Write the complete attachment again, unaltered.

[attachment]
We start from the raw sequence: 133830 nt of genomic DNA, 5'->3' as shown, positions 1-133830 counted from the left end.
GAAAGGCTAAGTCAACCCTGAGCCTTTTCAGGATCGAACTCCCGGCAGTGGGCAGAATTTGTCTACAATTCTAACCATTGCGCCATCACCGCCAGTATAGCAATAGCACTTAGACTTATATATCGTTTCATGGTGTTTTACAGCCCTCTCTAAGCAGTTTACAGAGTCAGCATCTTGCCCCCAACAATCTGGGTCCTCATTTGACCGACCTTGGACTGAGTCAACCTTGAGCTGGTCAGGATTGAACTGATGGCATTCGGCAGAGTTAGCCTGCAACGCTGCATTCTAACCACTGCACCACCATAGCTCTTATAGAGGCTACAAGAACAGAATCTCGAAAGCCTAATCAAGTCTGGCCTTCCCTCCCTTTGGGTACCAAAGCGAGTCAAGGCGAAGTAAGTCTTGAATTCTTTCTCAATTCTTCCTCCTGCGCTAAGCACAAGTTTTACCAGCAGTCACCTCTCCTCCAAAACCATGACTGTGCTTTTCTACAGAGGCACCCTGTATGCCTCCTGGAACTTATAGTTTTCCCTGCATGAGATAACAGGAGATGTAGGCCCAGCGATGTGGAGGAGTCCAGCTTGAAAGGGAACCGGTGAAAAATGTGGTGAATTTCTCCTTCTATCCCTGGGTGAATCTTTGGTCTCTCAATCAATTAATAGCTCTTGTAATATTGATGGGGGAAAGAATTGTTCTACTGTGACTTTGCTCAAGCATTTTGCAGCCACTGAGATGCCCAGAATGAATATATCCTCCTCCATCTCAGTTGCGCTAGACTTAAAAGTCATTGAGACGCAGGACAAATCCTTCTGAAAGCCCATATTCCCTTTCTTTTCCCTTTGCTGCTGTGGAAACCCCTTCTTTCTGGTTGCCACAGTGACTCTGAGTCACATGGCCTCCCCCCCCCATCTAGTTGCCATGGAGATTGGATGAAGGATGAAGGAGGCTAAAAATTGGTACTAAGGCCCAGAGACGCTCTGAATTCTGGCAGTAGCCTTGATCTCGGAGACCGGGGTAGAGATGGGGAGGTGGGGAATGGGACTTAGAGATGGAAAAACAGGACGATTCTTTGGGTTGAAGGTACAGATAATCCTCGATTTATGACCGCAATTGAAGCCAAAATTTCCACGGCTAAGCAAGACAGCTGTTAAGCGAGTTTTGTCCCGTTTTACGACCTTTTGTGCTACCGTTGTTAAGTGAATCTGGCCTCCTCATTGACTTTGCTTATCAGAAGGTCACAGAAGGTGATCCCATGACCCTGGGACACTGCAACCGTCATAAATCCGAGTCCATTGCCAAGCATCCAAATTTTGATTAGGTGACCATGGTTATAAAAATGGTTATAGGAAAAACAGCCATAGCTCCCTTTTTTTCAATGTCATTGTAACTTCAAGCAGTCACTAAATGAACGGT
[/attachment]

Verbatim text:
We start from the raw sequence: 133830 nt of genomic DNA, 5'->3' as shown, positions 1-133830 counted from the left end.
GAAAGGCTAAGTCAACCCTGAGCCTTTTCAGGATCGAACTCCCGGCAGTGGGCAGAATTTGTCTACAATTCTAACCATTGCGCCATCACCGCCAGTATAGCAATAGCACTTAGACTTATATATCGTTTCATGGTGTTTTACAGCCCTCTCTAAGCAGTTTACAGAGTCAGCATCTTGCCCCCAACAATCTGGGTCCTCATTTGACCGACCTTGGACTGAGTCAACCTTGAGCTGGTCAGGATTGAACTGATGGCATTCGGCAGAGTTAGCCTGCAACGCTGCATTCTAACCACTGCACCACCATAGCTCTTATAGAGGCTACAAGAACAGAATCTCGAAAGCCTAATCAAGTCTGGCCTTCCCTCCCTTTGGGTACCAAAGCGAGTCAAGGCGAAGTAAGTCTTGAATTCTTTCTCAATTCTTCCTCCTGCGCTAAGCACAAGTTTTACCAGCAGTCACCTCTCCTCCAAAACCATGACTGTGCTTTTCTACAGAGGCACCCTGTATGCCTCCTGGAACTTATAGTTTTCCCTGCATGAGATAACAGGAGATGTAGGCCCAGCGATGTGGAGGAGTCCAGCTTGAAAGGGAACCGGTGAAAAATGTGGTGAATTTCTCCTTCTATCCCTGGGTGAATCTTTGGTCTCTCAATCAATTAATAGCTCTTGTAATATTGATGGGGGAAAGAATTGTTCTACTGTGACTTTGCTCAAGCATTTTGCAGCCACTGAGATGCCCAGAATGAATATATCCTCCTCCATCTCAGTTGCGCTAGACTTAAAAGTCATTGAGACGCAGGACAAATCCTTCTGAAAGCCCATATTCCCTTTCTTTTCCCTTTGCTGCTGTGGAAACCCCTTCTTTCTGGTTGCCACAGTGACTCTGAGTCACATGGCCTCCCCCCCCCATCTAGTTGCCATGGAGATTGGATGAAGGATGAAGGAGGCTAAAAATTGGTACTAAGGCCCAGAGACGCTCTGAATTCTGGCAGTAGCCTTGATCTCGGAGACCGGGGTAGAGATGGGGAGGTGGGGAATGGGACTTAGAGATGGAAAAACAGGACGATTCTTTGGGTTGAAGGTACAGATAATCCTCGATTTATGACCGCAATTGAAGCCAAAATTTCCACGGCTAAGCAAGACAGCTGTTAAGCGAGTTTTGTCCCGTTTTACGACCTTTTGTGCTACCGTTGTTAAGTGAATCTGGCCTCCTCATTGACTTTGCTTATCAGAAGGTCACAGAAGGTGATCCCATGACCCTGGGACACTGCAACCGTCATAAATCCGAGTCCATTGCCAAGCATCCAAATTTTGATTAGGTGACCATGGTTATAAAAATGGTTATAGGAAAAACAGCCATAGCTCCCTTTTTTTCAATGTCATTGTAACTTCAAGCAGTCACTAAATGAACGGT